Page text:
Harley-Davidson delivers best Q3 results, retains India presence with Hero partnership
NEW DELHI, NNA - Harley-Davidson Inc. has transferred its sales and manufacturing functions in India to formidable Hero MotoCorp Ltd. in a rescue partnership to help boost sales of its iconic luxury motorbikes after failing to secure a stable foothold in the world's biggest motorbike market.
The announcement by both parties on Tuesday (Oct. 27) followed a declaration of Harley's best third-quarter performance in six years.
Harley delivered a net income of $120 million, up 39 percent over prior year and the highest Q3 result since 2015, indicating its global restructuring exercise called 'The Rewire' has begun to pay off.
In its media statement, Harley said, "Q3 results reflect the actions taken in the third quarter under the company's The Rewire effort."
Harley expects to make $250 million cash savings in 2020 and $115 million savings from restructuring actions starting in 2021.
Currently awash in $3.6 billion cash and cash equivalents compared to $862 million in 2019, it has generated $1.1 billion of cash from operating activities compared to $849 million in 2019.
It said, "The Rewire efforts to date have strengthened the company's focus on customers and dealers and reinforced desirability for the company's brand and products, setting the foundation for its 2021-2025 strategic plan."
Harley's withdrawal of independent operations in India and sealing a licensing agreement with Hero MotoCorp are part of its global streamlining and new mission under a renewed leadership to reinforce the desirability of its products.
Under its agreement with Harley, Hero MotoCorp, the world’s largest maker of motorcycles and scooters in terms of unit volume, will sell and service Harley bikes through a network of brand-exclusive Harley dealers and Hero's extensive dealership network in India.
Apart from retailing all other Harley products, from parts and accessories to riding gear and apparel, Hero will also develop and sell a range of premium motorcycles under the legendary American brand.
Hero has over 7,000 customer touch points including dealerships and service centers across India.
In September, Harley announced its decision to discontinue sales and manufacturing in India, a decade after riding into the country. The company said it was closing its Bawal factory in the northern state of Haryana as part of its global restructuring exercise.
Although it is a much coveted brand, the exorbitant price tags of its leading-edge bikes and high import tariffs had made it out of reach to most bike enthusiasts in India.
Announcing how they will "ride together in India" in a joint statement released on Tuesday (Oct. 27), the two companies said, "This arrangement is mutually beneficial for both companies and riders in India, as it brings together the iconic Harley-Davidson brand with the strong distribution network and customer service of Hero MotoCorp."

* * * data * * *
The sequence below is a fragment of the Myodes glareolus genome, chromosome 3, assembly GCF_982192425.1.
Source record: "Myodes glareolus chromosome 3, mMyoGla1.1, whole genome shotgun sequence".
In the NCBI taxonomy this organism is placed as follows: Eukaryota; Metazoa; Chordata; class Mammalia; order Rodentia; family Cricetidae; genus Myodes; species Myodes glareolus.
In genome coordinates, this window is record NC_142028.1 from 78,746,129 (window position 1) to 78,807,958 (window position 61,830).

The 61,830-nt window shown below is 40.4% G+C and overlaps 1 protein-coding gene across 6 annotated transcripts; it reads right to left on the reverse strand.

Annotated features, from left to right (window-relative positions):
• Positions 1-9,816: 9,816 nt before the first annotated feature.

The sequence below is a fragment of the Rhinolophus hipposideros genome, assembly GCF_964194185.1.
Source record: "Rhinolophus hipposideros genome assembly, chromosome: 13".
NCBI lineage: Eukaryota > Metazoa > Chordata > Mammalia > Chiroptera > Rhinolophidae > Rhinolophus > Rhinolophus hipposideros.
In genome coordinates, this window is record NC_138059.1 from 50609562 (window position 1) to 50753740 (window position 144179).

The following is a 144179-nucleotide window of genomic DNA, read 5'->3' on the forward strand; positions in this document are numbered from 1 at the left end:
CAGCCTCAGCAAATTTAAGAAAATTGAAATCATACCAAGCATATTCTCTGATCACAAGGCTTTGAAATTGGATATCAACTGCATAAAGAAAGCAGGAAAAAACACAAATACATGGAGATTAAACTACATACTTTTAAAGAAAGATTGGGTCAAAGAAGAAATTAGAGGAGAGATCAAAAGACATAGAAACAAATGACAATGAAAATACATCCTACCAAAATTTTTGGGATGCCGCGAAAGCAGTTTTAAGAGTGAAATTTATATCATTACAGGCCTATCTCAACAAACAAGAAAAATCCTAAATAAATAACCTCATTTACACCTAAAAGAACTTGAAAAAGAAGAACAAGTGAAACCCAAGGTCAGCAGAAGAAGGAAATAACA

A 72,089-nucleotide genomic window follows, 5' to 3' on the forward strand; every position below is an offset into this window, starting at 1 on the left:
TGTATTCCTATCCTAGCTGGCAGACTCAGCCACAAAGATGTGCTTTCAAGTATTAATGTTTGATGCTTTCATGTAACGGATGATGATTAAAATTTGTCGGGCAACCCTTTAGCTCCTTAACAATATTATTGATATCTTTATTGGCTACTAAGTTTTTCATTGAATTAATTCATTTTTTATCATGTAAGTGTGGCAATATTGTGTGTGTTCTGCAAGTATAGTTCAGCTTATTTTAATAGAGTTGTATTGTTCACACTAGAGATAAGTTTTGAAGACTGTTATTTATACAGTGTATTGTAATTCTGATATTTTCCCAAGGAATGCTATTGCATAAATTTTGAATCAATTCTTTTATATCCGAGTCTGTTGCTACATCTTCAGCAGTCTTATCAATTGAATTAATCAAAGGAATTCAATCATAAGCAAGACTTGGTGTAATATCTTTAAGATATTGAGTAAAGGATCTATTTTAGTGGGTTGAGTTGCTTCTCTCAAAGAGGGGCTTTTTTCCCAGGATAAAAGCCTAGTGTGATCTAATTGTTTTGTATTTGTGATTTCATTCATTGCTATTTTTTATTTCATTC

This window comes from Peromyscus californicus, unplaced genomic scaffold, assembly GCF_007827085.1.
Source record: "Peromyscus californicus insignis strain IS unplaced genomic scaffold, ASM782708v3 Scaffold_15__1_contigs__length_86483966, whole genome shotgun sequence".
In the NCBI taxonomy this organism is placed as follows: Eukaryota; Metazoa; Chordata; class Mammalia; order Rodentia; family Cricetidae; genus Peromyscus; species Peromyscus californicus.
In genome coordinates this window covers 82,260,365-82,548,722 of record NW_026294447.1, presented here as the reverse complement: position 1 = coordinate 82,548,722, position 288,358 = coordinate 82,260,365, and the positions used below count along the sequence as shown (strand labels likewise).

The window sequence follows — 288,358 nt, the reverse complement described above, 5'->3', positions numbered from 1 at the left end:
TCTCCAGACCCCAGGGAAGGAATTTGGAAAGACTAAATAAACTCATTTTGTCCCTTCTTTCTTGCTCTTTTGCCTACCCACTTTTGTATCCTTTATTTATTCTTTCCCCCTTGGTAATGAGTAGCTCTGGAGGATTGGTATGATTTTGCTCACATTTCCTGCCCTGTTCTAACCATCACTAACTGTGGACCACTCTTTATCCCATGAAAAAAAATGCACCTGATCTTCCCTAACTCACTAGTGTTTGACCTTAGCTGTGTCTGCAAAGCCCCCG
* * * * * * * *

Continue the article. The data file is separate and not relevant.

Although their statement did not give details of the kinds of "premium" bikes Hero would make for Harley, the first roll-outs are more likely to be entry-level and less expensive to help grow the market for Harley, which sold about 27,000 bikes only in its entire 10 years in India.
Recently, Harley collaborated with China-based Qianjiang Group Co. to develop smaller displacement capacity motorcycles. They also agreed to cooperate in component and supply chain optimization as well as expand to other Asian markets together.
Harley's global retail motorcycle sales in the third quarter were down 8 percent compared to the year before, reflecting, among other things, the company's shift in timing the launch of new model year motorcycles from August traditionally to early Q1 to "better align with seasonality," said its Q3 statement.
According to the Federation of Automobile Dealers Associations (FADA) in India, Harley’s complete exit from the country would have caused job losses for up to 2,000 workers employed by 35 brand dealerships.
Vinkesh Gulati, the newly-appointed FADA president, recently told NNA that Harley was the fourth international automobile company to have announced its exit from the Indian market since 2017. General Motors, MAN Truck and UM Lohia had already quit their Indian operations, he noted.
Harley said that it would carry out more restructuring to optimize its global dealer network to focus on high-priority markets like North America, Europe and parts of Asia-Pacific, and that it would exit 39 markets including India.
Harley is now looking to Hero to help grow its brand line-up in India, including parts and accessories, and general merchandise, two areas of Harley's growth strategies under its new plan to reignite the cool biking culture it has created over the decades.
Hero has sold over 95 million motorbikes and scooters since its inception in 1984. It is also the world’s largest manufacturer of motorcycles and scooters, in terms of unit volumes sold by a single company yearly for the past 19 consecutive years, according to the statement.
Hero currently sells its bikes in more than 40 countries across Asia, Africa, Middle East, and South and Central America.
Hero MotoCorp has eight state-of-the-art manufacturing facilities, including six in India, and one each in Colombia and Bangladesh. It has two world-class R&D facilities, in the northern Indian state of Rajasthan, and in Germany.
American golf champion Tiger Woods is Hero’s global corporate partner.